The statement said the announced visit “will be a time of grace for all of us.” It also said the archdiocese looks forward “to the official announcement of more details of the visit.”

On Jan. 19 when the pope was on the plane returning to Rome from his visit to the Philippines, he told reporters that his September trip to the U.S. would take him to Philadelphia, New York and Washington — where he intends to canonize Blessed Junipero Serra.

The pope also confirmed he would visit the United Nations in New York. He had already announced his participation Sept. 26 and 27 in Philadelphia for the World Meeting of Families there.

El Papa se Dirigirá al Congreso

Por Servicio de Noticias Católicas

WASHINGTON (CNS) El Presidente de la Cámara John Boehner, republicano de Ohio, anunció el 5 de febrero que el Papa Francisco expondrá en la reunión conjunta del Congreso del 24 deMarch RCC 2015 _Page_1_Image_0003 septiembre.

La “visita histórica” del pontífice lo convertirá en el “primer líder de la Santa Sede que asiste a una reunión conjunta del Congreso”, dijo Boehner en un comunicado y añadió que estaba “verdaderamente agradecido de que el Papa Francisco haya aceptado nuestra invitación.”

Boehner señaló que “en un momento de agitación global, el mensaje del Santo Padre de compasión y dignidad humana, ha movido a la gente de todos los credos y orígenes. Sus enseñanzas, oraciones, y ejemplos nos regresa a las bendiciones de cosas simples y nuestras obligaciones para con los demás “.

“Esperamos con gusto darle una cálida bienvenida al Papa Francisco a nuestro Capitolio y escuchar su discurso en nombre del pueblo estadounidense”, agregó.

Un comunicado de la Arquidiócesis de Washington lo llamó “un gran honor y una tremenda alegría dar la bienvenida a nuestro Santo Padre, Francisco a la Arquidiócesis de Washington, durante su visita pastoral propuesta a los Estados Unidos en septiembre.”

El comunicado dijo que la anunciada visita “será un tiempo de gracia para todos nosotros”. También dijo que la arquidiócesis espera “el anuncio oficial de la visita y más detalles de la misma.”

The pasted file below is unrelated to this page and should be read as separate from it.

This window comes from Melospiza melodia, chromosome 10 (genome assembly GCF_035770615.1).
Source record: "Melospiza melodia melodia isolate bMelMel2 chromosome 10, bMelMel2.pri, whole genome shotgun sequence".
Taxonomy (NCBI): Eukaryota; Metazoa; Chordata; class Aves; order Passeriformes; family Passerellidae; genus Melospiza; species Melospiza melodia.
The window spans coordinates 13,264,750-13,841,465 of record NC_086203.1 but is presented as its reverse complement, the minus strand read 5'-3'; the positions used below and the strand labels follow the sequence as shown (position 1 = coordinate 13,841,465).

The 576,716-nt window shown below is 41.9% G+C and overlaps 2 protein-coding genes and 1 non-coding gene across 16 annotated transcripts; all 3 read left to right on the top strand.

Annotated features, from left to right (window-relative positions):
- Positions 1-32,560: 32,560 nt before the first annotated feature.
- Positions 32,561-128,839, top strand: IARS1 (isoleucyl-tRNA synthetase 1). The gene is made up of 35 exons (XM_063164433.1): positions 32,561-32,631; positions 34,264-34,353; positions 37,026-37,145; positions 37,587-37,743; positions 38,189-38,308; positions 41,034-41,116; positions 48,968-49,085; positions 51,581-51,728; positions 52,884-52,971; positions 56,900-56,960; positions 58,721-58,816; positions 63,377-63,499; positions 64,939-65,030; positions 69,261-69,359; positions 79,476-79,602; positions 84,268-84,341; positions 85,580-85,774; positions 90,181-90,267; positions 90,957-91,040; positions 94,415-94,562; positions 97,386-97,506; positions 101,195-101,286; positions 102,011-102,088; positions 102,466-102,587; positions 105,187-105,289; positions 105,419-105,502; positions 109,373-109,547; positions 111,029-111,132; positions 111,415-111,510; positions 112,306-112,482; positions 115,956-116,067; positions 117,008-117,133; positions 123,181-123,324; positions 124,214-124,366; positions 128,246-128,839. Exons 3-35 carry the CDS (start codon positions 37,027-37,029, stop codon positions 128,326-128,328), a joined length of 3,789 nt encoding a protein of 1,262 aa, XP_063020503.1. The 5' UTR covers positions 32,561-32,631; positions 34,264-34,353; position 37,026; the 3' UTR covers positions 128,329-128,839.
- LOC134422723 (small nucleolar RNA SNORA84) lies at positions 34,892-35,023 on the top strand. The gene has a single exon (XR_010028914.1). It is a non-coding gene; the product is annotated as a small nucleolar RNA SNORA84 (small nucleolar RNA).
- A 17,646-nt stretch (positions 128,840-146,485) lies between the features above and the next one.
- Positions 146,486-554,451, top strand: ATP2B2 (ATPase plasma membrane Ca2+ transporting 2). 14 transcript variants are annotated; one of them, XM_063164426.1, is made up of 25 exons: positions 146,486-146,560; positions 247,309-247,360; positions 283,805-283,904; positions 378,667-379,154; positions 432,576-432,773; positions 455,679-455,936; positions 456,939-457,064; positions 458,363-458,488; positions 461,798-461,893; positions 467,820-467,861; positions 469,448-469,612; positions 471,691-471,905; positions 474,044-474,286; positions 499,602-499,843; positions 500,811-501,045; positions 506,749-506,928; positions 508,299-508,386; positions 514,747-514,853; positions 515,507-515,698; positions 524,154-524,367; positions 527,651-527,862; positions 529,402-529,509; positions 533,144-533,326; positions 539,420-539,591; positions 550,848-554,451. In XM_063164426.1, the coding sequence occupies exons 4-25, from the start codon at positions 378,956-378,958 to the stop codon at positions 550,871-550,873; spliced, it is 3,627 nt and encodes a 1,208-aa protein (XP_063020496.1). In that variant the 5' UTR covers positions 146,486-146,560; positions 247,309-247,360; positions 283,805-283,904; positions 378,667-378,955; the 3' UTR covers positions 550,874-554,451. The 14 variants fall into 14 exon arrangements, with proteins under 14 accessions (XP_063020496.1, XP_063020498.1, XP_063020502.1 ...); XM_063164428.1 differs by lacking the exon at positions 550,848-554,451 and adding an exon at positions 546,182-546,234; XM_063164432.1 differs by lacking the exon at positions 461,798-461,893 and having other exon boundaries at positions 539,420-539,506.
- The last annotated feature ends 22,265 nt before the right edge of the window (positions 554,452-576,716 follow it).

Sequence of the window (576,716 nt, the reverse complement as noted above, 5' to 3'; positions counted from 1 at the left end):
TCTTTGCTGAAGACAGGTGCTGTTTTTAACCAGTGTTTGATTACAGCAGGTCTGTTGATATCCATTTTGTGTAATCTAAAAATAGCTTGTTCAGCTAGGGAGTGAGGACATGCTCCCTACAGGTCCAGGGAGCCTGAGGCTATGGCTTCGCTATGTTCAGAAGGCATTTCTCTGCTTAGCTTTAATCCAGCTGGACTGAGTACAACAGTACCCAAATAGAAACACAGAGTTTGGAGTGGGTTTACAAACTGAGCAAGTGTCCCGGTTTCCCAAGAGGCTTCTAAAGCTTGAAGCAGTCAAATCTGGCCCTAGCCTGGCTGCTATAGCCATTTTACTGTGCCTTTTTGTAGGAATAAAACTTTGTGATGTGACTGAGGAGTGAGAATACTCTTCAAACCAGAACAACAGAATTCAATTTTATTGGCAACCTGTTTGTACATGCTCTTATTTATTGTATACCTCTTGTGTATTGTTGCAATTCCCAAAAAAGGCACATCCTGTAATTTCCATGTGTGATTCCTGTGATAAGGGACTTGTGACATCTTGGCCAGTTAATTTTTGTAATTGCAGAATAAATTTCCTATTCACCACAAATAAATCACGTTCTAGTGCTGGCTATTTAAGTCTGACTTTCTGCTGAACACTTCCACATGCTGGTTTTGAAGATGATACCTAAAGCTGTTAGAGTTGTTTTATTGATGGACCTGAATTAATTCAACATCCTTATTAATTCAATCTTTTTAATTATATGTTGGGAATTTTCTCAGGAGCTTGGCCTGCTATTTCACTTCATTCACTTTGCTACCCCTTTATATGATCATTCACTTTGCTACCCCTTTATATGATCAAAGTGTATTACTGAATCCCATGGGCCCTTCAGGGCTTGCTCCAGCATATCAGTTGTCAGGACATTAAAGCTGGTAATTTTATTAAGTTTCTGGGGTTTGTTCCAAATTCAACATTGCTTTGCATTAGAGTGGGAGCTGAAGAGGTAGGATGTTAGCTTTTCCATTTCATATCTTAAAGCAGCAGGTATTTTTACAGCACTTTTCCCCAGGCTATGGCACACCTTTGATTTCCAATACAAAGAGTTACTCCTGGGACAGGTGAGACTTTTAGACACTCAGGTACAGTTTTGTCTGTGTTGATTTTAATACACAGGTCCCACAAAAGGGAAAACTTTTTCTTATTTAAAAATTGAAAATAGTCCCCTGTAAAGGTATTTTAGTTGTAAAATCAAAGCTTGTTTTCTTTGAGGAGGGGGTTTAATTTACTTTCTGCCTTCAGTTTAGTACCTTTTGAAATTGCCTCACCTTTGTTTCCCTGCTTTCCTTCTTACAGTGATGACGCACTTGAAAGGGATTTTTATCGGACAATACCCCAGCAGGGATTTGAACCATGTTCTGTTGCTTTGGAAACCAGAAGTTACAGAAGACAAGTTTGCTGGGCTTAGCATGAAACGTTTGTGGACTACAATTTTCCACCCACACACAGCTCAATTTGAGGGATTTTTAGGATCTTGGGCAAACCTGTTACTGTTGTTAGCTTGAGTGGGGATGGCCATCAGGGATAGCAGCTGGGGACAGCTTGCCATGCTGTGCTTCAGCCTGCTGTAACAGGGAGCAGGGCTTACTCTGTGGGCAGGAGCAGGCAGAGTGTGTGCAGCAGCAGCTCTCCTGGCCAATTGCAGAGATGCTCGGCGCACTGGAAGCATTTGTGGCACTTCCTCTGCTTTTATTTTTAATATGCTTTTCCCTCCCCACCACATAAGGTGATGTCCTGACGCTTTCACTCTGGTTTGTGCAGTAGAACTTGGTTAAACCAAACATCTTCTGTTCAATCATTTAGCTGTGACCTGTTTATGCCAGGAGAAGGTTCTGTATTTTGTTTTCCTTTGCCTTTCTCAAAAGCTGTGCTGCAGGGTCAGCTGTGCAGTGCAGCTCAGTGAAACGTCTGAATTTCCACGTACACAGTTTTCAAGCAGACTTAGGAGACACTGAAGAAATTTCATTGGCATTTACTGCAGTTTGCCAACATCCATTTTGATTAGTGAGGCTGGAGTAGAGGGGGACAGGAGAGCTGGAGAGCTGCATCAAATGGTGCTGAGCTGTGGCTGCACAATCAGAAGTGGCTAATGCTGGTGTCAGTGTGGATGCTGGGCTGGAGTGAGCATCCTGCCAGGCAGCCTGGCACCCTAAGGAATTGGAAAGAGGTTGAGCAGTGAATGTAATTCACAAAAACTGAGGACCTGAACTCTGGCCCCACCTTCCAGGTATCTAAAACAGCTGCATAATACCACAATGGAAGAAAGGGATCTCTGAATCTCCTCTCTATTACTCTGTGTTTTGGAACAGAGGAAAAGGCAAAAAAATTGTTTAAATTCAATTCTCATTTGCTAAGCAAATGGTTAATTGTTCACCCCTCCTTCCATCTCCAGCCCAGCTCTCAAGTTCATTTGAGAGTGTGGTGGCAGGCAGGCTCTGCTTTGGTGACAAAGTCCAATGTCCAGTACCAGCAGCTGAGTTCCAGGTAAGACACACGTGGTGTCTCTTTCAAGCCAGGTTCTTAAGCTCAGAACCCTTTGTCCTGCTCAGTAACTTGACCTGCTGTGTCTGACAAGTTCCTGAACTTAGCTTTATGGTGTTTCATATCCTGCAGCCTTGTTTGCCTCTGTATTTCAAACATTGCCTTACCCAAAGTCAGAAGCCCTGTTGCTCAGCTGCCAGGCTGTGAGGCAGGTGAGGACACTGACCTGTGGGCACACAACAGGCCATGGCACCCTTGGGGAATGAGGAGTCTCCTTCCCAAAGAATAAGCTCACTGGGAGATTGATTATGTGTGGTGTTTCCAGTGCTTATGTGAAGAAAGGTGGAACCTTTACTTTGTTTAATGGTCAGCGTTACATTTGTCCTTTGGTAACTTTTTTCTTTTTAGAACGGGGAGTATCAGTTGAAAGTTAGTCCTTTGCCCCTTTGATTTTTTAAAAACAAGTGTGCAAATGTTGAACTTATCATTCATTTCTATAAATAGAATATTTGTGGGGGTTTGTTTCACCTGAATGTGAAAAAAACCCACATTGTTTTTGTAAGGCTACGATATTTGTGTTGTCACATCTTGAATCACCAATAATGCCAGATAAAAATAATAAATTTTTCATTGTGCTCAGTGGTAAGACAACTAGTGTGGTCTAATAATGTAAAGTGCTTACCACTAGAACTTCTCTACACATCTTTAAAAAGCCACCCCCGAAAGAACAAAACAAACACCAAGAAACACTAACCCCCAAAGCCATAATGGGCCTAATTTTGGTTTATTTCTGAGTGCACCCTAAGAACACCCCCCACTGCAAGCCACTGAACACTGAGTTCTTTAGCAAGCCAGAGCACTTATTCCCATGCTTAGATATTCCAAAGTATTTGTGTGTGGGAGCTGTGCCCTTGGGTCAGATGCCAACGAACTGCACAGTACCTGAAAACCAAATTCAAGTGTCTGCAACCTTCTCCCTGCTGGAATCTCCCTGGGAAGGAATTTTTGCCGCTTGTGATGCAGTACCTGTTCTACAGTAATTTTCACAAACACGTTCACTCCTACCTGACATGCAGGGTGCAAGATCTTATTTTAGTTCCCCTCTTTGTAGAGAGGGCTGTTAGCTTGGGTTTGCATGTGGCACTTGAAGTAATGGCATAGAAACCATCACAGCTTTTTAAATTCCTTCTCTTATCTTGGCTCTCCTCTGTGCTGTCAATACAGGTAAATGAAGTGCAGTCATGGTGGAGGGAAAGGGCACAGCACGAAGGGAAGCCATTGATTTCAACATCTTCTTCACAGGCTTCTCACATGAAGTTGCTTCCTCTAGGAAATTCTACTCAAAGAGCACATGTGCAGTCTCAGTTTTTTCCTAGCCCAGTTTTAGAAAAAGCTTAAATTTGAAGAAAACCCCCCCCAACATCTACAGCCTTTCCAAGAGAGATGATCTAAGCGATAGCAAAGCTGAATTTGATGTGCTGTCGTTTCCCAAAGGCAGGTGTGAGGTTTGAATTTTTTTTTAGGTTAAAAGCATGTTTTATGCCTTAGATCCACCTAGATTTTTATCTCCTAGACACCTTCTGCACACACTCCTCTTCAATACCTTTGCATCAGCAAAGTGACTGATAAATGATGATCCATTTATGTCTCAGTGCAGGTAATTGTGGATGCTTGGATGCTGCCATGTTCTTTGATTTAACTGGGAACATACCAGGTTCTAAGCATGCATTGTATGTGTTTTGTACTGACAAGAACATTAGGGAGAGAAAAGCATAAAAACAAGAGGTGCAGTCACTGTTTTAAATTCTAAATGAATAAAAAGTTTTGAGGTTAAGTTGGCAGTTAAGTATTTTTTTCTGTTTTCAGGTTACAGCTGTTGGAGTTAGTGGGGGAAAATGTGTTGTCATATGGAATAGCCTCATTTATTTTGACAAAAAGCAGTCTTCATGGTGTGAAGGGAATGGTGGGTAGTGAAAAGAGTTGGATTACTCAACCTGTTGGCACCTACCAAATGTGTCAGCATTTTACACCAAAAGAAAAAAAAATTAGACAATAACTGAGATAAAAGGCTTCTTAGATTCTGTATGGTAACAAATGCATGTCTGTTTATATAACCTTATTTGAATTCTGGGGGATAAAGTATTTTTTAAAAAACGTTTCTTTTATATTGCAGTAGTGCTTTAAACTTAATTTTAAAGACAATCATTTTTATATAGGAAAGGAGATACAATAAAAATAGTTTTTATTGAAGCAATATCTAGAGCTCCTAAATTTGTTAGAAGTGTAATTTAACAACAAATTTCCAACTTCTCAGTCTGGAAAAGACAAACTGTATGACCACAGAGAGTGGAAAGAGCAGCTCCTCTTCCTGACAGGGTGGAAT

El 19 de enero, cuando el Papa estaba en el avión de regreso a Roma de su visita a las Filipinas, dijo a los periodistas que su viaje de septiembre a los EE.UU., lo llevaría a Filadelfia, Nueva York y Washington – donde tiene la intención de canonizar al Beato Junípero Serra. El Papa también confirmó que visitaría las Naciones Unidas en Nueva York. Él ya había anunciado su asistencia al Encuentro Mundial de las Familias para los días 26 y 27 de septiembre en Filadelfia.

How to See the Pope In Philadeliphia

Diocese of El Paso, along with Canterbury Pilgrimages and Tours, is now organizing a large group of parishioners to visit Philadelphia during Pope Francis’ first U.S visit.

The World Meeting of Families in Philadelphia, PA will be held Sept. 22-27. The El Paso tour will be from Sept 22-28.

Held every three years and sponsored by the Holy See’s Pontifical Council for the Family, the World Meeting of Families is the world’s largest Catholic gathering of families. The theme of the World Meeting of Families – Philadelphia 2015 is “Love Is Our Mission: The Family Fully Alive,” emphasizing the impact of the love and life of families on our society.

The per person cost is $1,895 (double occupancy.) This includes round-trip airfare, hotel for 6 nights, daily breakfast, 2 dinners, motor coach transportation, and sight-seeing in Historic Philadelphia. **Not included is the cost of the WMF conference registration fee.

A $450 deposit must be made with Canterbury Tours in order to secure your seat.

For more info and/or to register, contact Canterbury Tours at 800-653-0017. Or go to

For more on the World Meeting of Families, go to